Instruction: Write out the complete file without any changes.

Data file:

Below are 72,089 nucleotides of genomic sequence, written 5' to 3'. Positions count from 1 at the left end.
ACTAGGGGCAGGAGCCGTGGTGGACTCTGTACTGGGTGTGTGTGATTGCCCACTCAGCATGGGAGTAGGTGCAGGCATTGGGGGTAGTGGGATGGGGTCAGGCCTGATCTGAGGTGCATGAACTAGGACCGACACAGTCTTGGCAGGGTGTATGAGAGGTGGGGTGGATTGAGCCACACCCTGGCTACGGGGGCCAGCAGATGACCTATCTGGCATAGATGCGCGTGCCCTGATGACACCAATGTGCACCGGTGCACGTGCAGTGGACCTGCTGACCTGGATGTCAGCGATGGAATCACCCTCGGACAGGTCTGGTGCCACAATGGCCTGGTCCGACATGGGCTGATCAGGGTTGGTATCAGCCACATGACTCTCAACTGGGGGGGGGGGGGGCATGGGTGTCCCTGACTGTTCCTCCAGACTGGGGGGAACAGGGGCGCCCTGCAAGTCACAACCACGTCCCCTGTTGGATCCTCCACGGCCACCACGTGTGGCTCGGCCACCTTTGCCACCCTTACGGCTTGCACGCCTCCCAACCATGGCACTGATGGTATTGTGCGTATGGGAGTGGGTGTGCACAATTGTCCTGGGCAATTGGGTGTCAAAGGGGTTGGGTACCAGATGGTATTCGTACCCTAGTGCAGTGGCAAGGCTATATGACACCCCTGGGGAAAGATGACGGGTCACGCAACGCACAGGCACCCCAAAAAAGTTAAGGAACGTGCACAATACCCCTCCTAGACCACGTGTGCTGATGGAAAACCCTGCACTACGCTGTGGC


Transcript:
Below are 72,089 nucleotides of genomic sequence, written 5' to 3'. Positions count from 1 at the left end.
ACTAGGGGCAGGAGCCGTGGTGGACTCTGTACTGGGTGTGTGTGATTGCCCACTCAGCATGGGAGTAGGTGCAGGCATTGGGGGTAGTGGGATGGGGTCAGGCCTGATCTGAGGTGCATGAACTAGGACCGACACAGTCTTGGCAGGGTGTATGAGAGGTGGGGTGGATTGAGCCACACCCTGGCTACGGGGGCCAGCAGATGACCTATCTGGCATAGATGCGCGTGCCCTGATGACACCAATGTGCACCGGTGCACGTGCAGTGGACCTGCTGACCTGGATGTCAGCGATGGAATCACCCTCGGACAGGTCTGGTGCCACAATGGCCTGGTCCGACATGGGCTGATCAGGGTTGGTATCAGCCACATGACTCTCAACTGGGGGGGGGGGGGGCATGGGTGTCCCTGACTGTTCCTCCAGACTGGGGGGAACAGGGGCGCCCTGCAAGTCACAACCACGTCCCCTGTTGGATCCTCCACGGCCACCACGTGTGGCTCGGCCACCTTTGCCACCCTTACGGCTTGCACGCCTCCCAACCATGGCACTGATGGTATTGTGCGTATGGGAGTGGGTGTGCACAATTGTCCTGGGCAATTGGGTGTCAAAGGGGTTGGGTACCAGATGGTATTCGTACCCTAGTGCAGTGGCAAGGCTATATGACACCCCTGGGGAAAGATGACGGGTCACGCAACGCACAGGCACCCCAAAAAAGTTAAGGAACGTGCACAATACCCCTCCTAGACCACGTGTGCTGATGGAAAACCCTGCACTACGCTGTGGC